2. enterprises that produce goods and services for vulnerable groups;

  3. all other organizations that work for the public good and have a positive social impact (education, environment, health, etc.)


To obtain the status of a social enterprise, an organization must meet the following 5 criteria::

  1. The social goal is the only and primary goal of the enterprise and has been stated in the company statutes;
  2. Owners have agreed that it will be a social enterprise;
  3. Profits cannot be distributed but are reinvested in the company or put towards the social goal of the company;
  4. Company employs paid staff (at least one employee);
  5. Democratic governance element.


The law also spells out restrictions on activities, for example, on the production of alcoholic beverages. At the same time, small local producers of alcohol can still be included in the register, provided they meet all the aforementioned criteria.

According to Liene, although the legislation is quite strict, it provides the companies with a number of advantages. Social enterprises are not subject to corporate income tax, are allowed to bring in volunteers, receive donations and gifts, participate in the preferential procurement procedure, and apply to the ALTUM protection and investment programme of the Ministry of Welfare. (grants from 5,000 to 200,000 euros). In addition, since social enterprises usually solve local problems more effectively, the law strongly encourages them to establish cooperation with local authorities. Therefore, municipalities have a variety of both financial and intangible tools to support social enterprises (reduced real estate tax, grant programmes, etc.).

In order to obtain the status of a social enterprise and be included in the register, the company has to apply to the Ministry of Welfare. Twice a month, the ministerial Commission on Social Enterprises organizes meetings which include 5 representatives of ministries (welfare, finance, economy, environment and regional development, culture) and 5 representatives of non-governmental organizations who are selected during an open competition. Representatives of the company can also take part in its meetings to answer questions in person. The Commission can either give the green light, or make recommendations for improvements. The final decision to assign the status of a social enterprise is made by the Ministry. In addition, social enterprises must submit annual reports to the Ministry proving their measurable social impact. As part of the ESF Social Entrepreneurship Support Project, social enterprises are provided with grants for implementation of business plans that are available not only to large companies, but also to young ones, which can be a good start for a business.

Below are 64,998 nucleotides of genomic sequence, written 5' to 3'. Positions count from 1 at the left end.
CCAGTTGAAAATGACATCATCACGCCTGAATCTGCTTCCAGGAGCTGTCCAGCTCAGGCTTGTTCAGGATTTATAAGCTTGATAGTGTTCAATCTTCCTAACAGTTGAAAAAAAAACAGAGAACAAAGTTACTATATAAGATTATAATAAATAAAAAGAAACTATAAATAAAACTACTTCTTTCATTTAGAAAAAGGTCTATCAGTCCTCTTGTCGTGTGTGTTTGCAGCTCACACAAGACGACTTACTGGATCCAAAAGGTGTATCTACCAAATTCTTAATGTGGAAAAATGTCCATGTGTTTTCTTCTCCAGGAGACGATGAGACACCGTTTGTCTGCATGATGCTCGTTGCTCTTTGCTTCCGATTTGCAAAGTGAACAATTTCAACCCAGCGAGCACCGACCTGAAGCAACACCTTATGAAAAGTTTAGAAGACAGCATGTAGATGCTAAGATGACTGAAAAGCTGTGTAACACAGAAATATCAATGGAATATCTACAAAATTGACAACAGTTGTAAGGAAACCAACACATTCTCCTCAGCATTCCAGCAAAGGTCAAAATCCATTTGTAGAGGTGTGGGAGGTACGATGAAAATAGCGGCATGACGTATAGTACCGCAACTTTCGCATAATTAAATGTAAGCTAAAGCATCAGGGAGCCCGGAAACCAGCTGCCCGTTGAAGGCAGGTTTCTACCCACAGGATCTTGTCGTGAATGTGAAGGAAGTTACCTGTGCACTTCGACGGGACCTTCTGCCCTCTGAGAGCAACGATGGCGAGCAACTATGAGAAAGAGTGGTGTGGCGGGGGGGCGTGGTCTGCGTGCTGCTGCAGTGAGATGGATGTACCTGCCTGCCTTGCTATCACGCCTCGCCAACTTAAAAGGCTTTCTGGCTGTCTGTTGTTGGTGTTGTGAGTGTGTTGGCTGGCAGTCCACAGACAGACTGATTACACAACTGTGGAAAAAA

Liene noted that the Commission does very important work verifying the social impact of companies’ goals and models, as there are many unscrupulous individuals who are trying to apply for grants.